Exhibitors from Spain's Atlantic coast, California, and West Africa are among those enriching Art Basel's Swiss Edition
From a Luanda-based couple championing Angolan artists to a Sicilian gallerist dedicated to activist art, there’s a host of dealers making their debuts at Art Basel in Basel this year. Here are seven newcomers to watch, presenting works in the Galleries, Feature, and Statements sectors.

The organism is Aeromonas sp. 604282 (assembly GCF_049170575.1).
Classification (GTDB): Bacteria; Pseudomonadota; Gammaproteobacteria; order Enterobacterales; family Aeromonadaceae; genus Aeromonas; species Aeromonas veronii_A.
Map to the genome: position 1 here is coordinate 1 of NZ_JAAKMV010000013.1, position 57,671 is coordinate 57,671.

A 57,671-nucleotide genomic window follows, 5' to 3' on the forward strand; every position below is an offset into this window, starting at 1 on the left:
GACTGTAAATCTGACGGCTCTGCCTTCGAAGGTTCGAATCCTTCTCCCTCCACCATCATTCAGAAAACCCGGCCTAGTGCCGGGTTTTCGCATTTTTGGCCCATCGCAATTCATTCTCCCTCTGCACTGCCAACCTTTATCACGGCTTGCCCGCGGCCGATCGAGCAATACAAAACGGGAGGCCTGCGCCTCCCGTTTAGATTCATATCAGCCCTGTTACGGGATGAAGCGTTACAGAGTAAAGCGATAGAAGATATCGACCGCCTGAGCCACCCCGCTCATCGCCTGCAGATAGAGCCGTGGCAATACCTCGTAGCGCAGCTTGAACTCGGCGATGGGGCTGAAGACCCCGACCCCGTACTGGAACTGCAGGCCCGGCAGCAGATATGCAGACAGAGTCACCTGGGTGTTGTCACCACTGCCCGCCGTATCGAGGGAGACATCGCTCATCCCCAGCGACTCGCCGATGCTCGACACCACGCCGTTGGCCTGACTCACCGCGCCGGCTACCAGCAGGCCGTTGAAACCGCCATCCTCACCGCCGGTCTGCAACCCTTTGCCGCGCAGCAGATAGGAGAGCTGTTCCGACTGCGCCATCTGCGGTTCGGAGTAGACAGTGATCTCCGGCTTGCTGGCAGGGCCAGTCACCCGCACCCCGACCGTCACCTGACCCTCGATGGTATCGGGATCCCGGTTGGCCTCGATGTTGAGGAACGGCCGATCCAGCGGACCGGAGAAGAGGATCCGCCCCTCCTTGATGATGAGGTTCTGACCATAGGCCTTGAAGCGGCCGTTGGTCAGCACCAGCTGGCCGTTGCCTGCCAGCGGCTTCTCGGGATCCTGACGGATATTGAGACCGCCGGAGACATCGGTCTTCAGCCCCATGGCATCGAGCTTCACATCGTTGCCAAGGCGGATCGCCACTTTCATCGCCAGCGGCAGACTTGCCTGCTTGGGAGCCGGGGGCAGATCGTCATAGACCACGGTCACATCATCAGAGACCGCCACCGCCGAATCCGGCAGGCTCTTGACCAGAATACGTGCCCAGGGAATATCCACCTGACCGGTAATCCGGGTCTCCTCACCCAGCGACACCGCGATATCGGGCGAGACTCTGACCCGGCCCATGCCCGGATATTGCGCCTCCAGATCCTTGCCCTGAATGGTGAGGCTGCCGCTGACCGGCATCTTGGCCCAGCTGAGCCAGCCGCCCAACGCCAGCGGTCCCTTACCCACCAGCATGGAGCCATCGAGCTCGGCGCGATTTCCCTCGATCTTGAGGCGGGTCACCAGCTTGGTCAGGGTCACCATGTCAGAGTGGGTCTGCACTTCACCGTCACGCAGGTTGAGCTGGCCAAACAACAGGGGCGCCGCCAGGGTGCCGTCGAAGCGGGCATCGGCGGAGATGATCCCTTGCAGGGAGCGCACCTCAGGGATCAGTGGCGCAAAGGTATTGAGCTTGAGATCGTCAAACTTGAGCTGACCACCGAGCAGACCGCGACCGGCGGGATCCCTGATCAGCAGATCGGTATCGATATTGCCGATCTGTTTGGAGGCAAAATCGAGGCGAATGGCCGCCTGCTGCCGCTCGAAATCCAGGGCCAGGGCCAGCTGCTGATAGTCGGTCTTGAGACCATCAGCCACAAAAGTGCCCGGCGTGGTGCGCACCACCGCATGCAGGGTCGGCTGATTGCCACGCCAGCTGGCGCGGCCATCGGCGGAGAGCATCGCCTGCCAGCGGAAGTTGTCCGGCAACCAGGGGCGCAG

Karen Jenkins-Johnson opened her first gallery in 1996 in San Francisco: ‘I was a Black businesswoman looking to open a gallery, but not one focused on Black artists. After three or four years however, I became frustrated with the systemic racism that was implicit in the interactions and the inaction I was witnessing [in the artworld],’ she says. Quickly realizing that Black American artists were grossly undervalued and lacking representation, she decided to take action. Today she has become an ardent advocate for overlooked artists of the African diaspora. Her San Francisco gallery and second space in Brooklyn champion names ranging from 20th-century masters such as Gordon Parks and Wadsworth Jarrell to contemporary artists like South African Mohau Modisakeng. Highlights of the gallery’s group presentation in the fair's main sector include evocative prints from the early 1990s by pioneering New York-based photographer Ming Smith and monumental abstract canvases by 80-year-old West Coast painter Mary Lovelace O’Neal.